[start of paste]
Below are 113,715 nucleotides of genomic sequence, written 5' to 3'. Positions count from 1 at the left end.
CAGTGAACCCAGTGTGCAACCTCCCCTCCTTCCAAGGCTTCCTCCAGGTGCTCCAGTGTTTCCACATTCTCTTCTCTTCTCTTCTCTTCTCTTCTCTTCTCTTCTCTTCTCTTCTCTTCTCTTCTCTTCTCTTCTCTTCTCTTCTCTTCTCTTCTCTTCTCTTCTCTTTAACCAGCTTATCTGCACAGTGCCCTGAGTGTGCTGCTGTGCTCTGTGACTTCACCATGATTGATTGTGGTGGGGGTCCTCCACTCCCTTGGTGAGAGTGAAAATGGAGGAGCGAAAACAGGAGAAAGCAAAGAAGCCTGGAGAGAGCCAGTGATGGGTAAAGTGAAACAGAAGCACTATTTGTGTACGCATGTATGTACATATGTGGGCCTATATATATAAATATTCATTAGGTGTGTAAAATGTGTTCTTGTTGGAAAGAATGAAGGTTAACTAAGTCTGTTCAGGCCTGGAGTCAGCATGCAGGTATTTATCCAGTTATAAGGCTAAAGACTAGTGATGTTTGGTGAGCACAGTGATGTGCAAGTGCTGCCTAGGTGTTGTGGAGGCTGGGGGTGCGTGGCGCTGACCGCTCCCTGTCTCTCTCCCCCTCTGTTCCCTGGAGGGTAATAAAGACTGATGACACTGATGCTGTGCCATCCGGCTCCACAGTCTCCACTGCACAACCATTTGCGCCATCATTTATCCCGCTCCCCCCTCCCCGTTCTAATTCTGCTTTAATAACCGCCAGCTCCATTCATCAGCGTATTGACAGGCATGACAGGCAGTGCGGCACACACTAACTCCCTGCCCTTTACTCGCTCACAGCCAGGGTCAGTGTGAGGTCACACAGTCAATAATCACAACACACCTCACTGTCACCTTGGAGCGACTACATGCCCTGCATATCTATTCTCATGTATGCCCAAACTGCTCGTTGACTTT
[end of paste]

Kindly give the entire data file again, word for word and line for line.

Below are 113,715 nucleotides of genomic sequence, written 5' to 3'. Positions count from 1 at the left end.
CAGTGAACCCAGTGTGCAACCTCCCCTCCTTCCAAGGCTTCCTCCAGGTGCTCCAGTGTTTCCACATTCTCTTCTCTTCTCTTCTCTTCTCTTCTCTTCTCTTCTCTTCTCTTCTCTTCTCTTCTCTTCTCTTCTCTTCTCTTCTCTTCTCTTCTCTTCTCTTCTCTTTAACCAGCTTATCTGCACAGTGCCCTGAGTGTGCTGCTGTGCTCTGTGACTTCACCATGATTGATTGTGGTGGGGGTCCTCCACTCCCTTGGTGAGAGTGAAAATGGAGGAGCGAAAACAGGAGAAAGCAAAGAAGCCTGGAGAGAGCCAGTGATGGGTAAAGTGAAACAGAAGCACTATTTGTGTACGCATGTATGTACATATGTGGGCCTATATATATAAATATTCATTAGGTGTGTAAAATGTGTTCTTGTTGGAAAGAATGAAGGTTAACTAAGTCTGTTCAGGCCTGGAGTCAGCATGCAGGTATTTATCCAGTTATAAGGCTAAAGACTAGTGATGTTTGGTGAGCACAGTGATGTGCAAGTGCTGCCTAGGTGTTGTGGAGGCTGGGGGTGCGTGGCGCTGACCGCTCCCTGTCTCTCTCCCCCTCTGTTCCCTGGAGGGTAATAAAGACTGATGACACTGATGCTGTGCCATCCGGCTCCACAGTCTCCACTGCACAACCATTTGCGCCATCATTTATCCCGCTCCCCCCTCCCCGTTCTAATTCTGCTTTAATAACCGCCAGCTCCATTCATCAGCGTATTGACAGGCATGACAGGCAGTGCGGCACACACTAACTCCCTGCCCTTTACTCGCTCACAGCCAGGGTCAGTGTGAGGTCACACAGTCAATAATCACAACACACCTCACTGTCACCTTGGAGCGACTACATGCCCTGCATATCTATTCTCATGTATGCCCAAACTGCTCGTTGACTTT